“Cheaper by the Dozen” supermarket case

“Cheaper by the Dozen” supermarket case

Dear MD,

As per your request, I am supplying you with some advice regarding the “Cheaper by the Dozen” supermarket case. The advice is based on issues and facts involved with the case.


Several employment law issues have emerged with regards to this case. Among them is the employer’s liability for injuries sustained by employees in the course of their employment contract. Clair was injured while working, which means that the employer has some responsibilities towards her. This issue is relevant in determining whether Clair is qualified to attain compensation as a result of the injury sustained. The issue of harassment is also prevalent in this case. Aspects of harassment have emerged with the way Dylan and John treat Clair, Rosario and Gwenda. They have become fond of asking sexual questions that are not deemed appropriate at the workplace setting. The male co-workers have also adopted the tendency of rubbing their breasts and squeezing their buttocks with every opportunity that they get. Larry, on the other hand, takes every opportunity to get back at Claire based on her dressing and way of life publicly. There is also the issue of discrimination. This is quite vivid where Rosaria’s application for promotion is halted due to her sexual orientation. The employer does not feel that their religion would auger with her sexual preferences.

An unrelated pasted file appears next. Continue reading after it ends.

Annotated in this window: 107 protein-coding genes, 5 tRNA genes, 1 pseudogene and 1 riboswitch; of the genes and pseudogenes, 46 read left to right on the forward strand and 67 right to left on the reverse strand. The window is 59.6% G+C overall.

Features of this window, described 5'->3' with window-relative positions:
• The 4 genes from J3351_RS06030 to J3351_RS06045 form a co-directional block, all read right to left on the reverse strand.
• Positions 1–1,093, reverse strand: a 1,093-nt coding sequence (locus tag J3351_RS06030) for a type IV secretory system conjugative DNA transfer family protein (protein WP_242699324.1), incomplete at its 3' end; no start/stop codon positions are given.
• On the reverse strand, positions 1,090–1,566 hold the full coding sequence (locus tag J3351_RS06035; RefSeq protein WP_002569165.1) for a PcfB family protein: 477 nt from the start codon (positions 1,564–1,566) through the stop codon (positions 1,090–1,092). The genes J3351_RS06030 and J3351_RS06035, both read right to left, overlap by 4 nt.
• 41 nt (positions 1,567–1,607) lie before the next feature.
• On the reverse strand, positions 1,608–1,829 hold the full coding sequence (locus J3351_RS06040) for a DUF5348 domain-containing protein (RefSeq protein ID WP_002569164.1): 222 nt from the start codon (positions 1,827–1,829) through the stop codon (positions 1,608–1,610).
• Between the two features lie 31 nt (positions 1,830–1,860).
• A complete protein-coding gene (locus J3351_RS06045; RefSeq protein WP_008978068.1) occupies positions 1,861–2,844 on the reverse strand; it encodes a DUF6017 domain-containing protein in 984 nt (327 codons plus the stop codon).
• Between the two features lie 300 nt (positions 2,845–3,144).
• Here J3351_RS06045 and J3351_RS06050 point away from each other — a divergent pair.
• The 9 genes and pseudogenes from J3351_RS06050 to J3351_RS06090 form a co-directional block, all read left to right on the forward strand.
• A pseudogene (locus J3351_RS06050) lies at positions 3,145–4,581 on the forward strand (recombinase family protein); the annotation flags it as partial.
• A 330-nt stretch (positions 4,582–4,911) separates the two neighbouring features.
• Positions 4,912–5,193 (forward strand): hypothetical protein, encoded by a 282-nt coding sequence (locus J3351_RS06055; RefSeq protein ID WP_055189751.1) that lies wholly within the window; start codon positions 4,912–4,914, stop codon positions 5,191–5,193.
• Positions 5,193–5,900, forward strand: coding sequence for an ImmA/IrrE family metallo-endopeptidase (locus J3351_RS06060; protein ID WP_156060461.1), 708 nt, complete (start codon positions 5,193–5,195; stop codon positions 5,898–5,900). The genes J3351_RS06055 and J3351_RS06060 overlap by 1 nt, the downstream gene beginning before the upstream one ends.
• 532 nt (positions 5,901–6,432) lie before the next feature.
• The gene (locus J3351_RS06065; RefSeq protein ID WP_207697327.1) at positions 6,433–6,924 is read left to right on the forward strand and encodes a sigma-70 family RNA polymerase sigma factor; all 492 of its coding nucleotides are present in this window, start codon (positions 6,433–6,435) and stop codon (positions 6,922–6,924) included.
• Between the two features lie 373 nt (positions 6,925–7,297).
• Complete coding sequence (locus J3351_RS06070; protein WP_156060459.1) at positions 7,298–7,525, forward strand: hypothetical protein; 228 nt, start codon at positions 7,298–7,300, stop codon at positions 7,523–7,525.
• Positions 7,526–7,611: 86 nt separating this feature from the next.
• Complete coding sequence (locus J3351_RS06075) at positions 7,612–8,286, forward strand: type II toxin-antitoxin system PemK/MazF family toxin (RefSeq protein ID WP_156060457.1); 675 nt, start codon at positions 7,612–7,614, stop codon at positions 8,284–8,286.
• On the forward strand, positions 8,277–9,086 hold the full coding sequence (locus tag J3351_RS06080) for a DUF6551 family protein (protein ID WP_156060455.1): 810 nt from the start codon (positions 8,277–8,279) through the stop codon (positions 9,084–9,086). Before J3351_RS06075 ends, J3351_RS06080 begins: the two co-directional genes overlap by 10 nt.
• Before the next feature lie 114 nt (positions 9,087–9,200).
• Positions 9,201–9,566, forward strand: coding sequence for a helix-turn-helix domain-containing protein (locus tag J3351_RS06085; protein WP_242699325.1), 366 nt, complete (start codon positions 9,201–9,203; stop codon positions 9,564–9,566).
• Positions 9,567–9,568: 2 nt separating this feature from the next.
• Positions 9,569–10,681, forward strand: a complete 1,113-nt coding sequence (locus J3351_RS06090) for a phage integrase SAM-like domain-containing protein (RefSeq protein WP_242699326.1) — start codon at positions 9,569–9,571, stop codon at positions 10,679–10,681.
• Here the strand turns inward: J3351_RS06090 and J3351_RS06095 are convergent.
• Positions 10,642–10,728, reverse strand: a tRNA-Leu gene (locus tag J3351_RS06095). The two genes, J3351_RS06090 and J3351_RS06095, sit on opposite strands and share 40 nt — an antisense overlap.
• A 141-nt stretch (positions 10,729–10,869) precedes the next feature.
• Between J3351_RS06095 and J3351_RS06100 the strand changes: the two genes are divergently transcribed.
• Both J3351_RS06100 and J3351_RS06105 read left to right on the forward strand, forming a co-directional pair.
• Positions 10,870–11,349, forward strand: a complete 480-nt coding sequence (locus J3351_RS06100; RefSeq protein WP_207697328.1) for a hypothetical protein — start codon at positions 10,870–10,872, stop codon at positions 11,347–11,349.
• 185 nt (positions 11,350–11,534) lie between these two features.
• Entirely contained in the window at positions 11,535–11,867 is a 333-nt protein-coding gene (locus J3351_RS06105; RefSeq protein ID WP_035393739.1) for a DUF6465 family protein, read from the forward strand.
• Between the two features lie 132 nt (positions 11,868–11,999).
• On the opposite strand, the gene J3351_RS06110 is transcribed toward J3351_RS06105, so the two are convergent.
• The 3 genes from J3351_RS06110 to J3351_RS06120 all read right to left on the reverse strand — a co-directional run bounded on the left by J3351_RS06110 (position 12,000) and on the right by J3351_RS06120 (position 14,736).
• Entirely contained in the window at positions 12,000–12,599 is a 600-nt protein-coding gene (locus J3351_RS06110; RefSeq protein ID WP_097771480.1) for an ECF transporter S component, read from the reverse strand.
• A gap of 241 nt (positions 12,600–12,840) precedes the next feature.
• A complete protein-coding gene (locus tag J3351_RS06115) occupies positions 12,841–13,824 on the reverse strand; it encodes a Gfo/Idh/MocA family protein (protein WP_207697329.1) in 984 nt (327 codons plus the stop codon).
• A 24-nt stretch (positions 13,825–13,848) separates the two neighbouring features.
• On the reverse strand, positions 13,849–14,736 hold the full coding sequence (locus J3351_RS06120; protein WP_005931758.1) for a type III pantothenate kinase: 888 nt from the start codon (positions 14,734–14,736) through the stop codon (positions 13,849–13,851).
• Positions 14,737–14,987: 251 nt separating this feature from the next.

Several legal principles can be provided with regards to the above issues. To begin with, the Fair Work Act 2009 (Cth) is applicable in this case. The Act is regarded as a substantial change that has graced the area of workplace anti-discrimination regulation during the last decade. The Fair Work Act precludes discrimination by employers towards employees throughout the employment relationship. The Fair Work Act 2009 (Cth), s 342(1) has outlined 13 attributes that should not be used to discriminate against employees. An employer is not supposed to take adverse action against an employee because of his/her color, sex, race, sexual preference, sex, physical or mental disability, age, marital status, pregnancy, family or career’s responsibilities, political opinion, religion, social origin or national extraction (Sappideen et al., 2016, p.642). The employer would be working in a discriminatory manner if they denied an employee an opportunity

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